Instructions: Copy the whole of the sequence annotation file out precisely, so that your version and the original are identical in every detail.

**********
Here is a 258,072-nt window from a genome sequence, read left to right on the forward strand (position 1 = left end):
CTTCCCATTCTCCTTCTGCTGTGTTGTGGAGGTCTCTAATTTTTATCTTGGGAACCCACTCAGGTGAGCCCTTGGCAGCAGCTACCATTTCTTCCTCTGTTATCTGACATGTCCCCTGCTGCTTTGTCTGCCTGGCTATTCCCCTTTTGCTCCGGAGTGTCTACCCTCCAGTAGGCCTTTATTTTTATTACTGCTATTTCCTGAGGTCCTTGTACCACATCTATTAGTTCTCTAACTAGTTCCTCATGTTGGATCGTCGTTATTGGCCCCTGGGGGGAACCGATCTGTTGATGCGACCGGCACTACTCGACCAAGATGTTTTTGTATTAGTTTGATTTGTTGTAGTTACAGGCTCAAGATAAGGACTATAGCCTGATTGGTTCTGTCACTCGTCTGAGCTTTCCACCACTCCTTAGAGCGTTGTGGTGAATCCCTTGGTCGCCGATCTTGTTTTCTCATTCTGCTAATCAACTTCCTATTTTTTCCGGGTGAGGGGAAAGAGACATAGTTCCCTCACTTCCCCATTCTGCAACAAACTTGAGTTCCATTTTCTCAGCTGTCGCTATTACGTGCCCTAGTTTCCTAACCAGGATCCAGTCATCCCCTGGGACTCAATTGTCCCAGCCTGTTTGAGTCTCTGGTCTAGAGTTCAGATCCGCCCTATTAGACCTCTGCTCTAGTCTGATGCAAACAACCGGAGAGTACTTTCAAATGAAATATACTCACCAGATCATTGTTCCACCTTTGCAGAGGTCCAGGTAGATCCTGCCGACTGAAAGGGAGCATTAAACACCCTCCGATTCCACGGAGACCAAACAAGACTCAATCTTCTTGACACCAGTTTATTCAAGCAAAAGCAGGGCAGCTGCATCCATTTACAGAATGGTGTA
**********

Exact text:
Here is a 258,072-nt window from a genome sequence, read left to right on the forward strand (position 1 = left end):
CTTCCCATTCTCCTTCTGCTGTGTTGTGGAGGTCTCTAATTTTTATCTTGGGAACCCACTCAGGTGAGCCCTTGGCAGCAGCTACCATTTCTTCCTCTGTTATCTGACATGTCCCCTGCTGCTTTGTCTGCCTGGCTATTCCCCTTTTGCTCCGGAGTGTCTACCCTCCAGTAGGCCTTTATTTTTATTACTGCTATTTCCTGAGGTCCTTGTACCACATCTATTAGTTCTCTAACTAGTTCCTCATGTTGGATCGTCGTTATTGGCCCCTGGGGGGAACCGATCTGTTGATGCGACCGGCACTACTCGACCAAGATGTTTTTGTATTAGTTTGATTTGTTGTAGTTACAGGCTCAAGATAAGGACTATAGCCTGATTGGTTCTGTCACTCGTCTGAGCTTTCCACCACTCCTTAGAGCGTTGTGGTGAATCCCTTGGTCGCCGATCTTGTTTTCTCATTCTGCTAATCAACTTCCTATTTTTTCCGGGTGAGGGGAAAGAGACATAGTTCCCTCACTTCCCCATTCTGCAACAAACTTGAGTTCCATTTTCTCAGCTGTCGCTATTACGTGCCCTAGTTTCCTAACCAGGATCCAGTCATCCCCTGGGACTCAATTGTCCCAGCCTGTTTGAGTCTCTGGTCTAGAGTTCAGATCCGCCCTATTAGACCTCTGCTCTAGTCTGATGCAAACAACCGGAGAGTACTTTCAAATGAAATATACTCACCAGATCATTGTTCCACCTTTGCAGAGGTCCAGGTAGATCCTGCCGACTGAAAGGGAGCATTAAACACCCTCCGATTCCACGGAGACCAAACAAGACTCAATCTTCTTGACACCAGTTTATTCAAGCAAAAGCAGGGCAGCTGCATCCATTTACAGAATGGTGTA